I recently started a new project file at the office, and looking back over the archives, I figured it was a good time to revisit some of my workflows for file set up. At some point since I last posted about establishing coordinates, I discovered on Revit OpEd that you can actually acquire coordinates from a dwg file. Acquiring coordinates is by far the superior method for establishing coordinates. Not only is it more efficient but it is also more accurate and leaves less room for human error.
Steve’s post goes into some good detail about how to clean up your dwg file and also how you can link subsequent CAD files via Shared Coordinates once you establish coordinates. So I would definitely recommend reading his post, but if you are unfamiliar with either the Survey Point or Shared Coordinates, here is the step by step process. Continue reading
Of the MEP disciplines, the landscape probably collaborates most frequently with Electrical. This is often in the form of site lighting. Depending on the work breakdown in a given firm, who drives the placement and type of lighting can vary.
In my experience, the electrical engineers/ techs are the ones who ultimately place the lights in the Electrical Revit file. This is done for two reasons: circuiting and photometrics. And while I am glad to let the electrical engineers deal with those things, having site lighting in a building-base electrical file can create 2 substantial problems:
- If there is any Topo/ grade change, the lights will float over or embed into the Topo (there is no way to host to Topo or Floors through a link).
- If the building moves, the site lighting (which is located relative to the building) will move with the building. Continue reading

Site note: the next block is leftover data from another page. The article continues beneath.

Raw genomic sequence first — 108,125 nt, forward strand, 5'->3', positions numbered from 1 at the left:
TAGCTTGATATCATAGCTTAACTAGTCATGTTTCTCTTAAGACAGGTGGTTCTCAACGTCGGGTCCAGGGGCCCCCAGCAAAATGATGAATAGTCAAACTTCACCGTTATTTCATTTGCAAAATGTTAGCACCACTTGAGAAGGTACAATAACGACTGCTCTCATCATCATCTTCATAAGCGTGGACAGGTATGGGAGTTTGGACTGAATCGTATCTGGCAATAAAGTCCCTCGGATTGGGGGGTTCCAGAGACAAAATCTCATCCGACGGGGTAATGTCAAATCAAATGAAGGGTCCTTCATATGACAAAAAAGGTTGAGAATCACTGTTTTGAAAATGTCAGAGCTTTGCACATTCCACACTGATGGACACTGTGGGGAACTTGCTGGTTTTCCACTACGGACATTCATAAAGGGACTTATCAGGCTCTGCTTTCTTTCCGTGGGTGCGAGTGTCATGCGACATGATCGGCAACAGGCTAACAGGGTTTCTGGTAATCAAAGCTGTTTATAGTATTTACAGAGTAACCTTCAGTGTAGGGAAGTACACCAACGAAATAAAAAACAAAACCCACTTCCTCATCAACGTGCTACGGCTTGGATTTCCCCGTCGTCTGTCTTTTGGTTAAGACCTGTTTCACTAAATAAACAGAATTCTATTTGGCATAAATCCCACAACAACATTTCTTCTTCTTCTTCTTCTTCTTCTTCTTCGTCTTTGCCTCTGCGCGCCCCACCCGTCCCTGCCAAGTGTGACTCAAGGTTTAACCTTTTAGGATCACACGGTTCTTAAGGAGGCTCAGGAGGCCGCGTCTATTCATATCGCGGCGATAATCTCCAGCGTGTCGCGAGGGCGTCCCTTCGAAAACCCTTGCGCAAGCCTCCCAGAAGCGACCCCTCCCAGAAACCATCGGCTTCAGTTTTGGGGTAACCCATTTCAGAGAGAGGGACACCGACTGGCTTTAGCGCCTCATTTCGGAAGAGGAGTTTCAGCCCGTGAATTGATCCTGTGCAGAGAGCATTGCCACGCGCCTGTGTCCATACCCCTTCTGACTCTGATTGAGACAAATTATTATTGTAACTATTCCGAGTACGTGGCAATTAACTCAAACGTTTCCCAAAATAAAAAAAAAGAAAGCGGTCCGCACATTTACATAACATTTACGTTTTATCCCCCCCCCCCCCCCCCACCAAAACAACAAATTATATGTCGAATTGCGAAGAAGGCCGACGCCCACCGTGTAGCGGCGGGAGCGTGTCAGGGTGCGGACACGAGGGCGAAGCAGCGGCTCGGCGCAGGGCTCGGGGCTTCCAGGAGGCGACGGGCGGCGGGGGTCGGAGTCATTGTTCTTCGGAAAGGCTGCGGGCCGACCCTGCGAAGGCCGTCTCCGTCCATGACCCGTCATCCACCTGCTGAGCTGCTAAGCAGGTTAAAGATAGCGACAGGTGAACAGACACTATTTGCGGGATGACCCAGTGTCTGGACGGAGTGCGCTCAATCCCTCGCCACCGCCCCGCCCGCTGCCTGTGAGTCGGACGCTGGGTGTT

There are several different ways to share coordinates between disciplines. If you are working on a site/ landscape that does not have a building and you want to link in MEP, that can simply be done via Origin to Origin. This is how all of the building disciplines (Architecture, Structure, and MEP) link together by default and it is why Shared Coordinates are only necessary when you get out on to the site.
But if you are working with building-based MEP (or Structure), coordinates will need to be shared. If you have all of your building files (architecture, structure and MEP), then you could link them all into the site using the Site to Architecture workflow for all building files. However, this requires that all building links be moved and rotated to the correct location all at the same time. There are 2 big problems Continue reading
One of the interesting things about Revit is that you will frequently encounter various methods and workflows of accomplishing the same task. This is particularly true of Shared Coordinates. Since posting about the Survey Point in March, I have started to use a slightly different and potentially more efficient method of establishing coordinates. This is an update to the previous post.
Much of what I said previously, still applies:
“The world in Revit is entirely different than AutoCAD. It doesn’t like your project/project base point to be larger/outside 20 miles. Unlike in AutoCAD, your project should never be way off in space from the project base point (origin). […] Revit has two moveable points that control coordinates: project base point and survey point. […] The survey point is key; it has northing, easting, and elevation data that you can set, relating it back to the real world, and thus AutoCAD…”
If using a CAD survey, link in the survey and move the survey so that the Project Base Point is within the survey boundary. Often, it is a good idea to place the survey so that the Base Point is on a known project benchmark Continue reading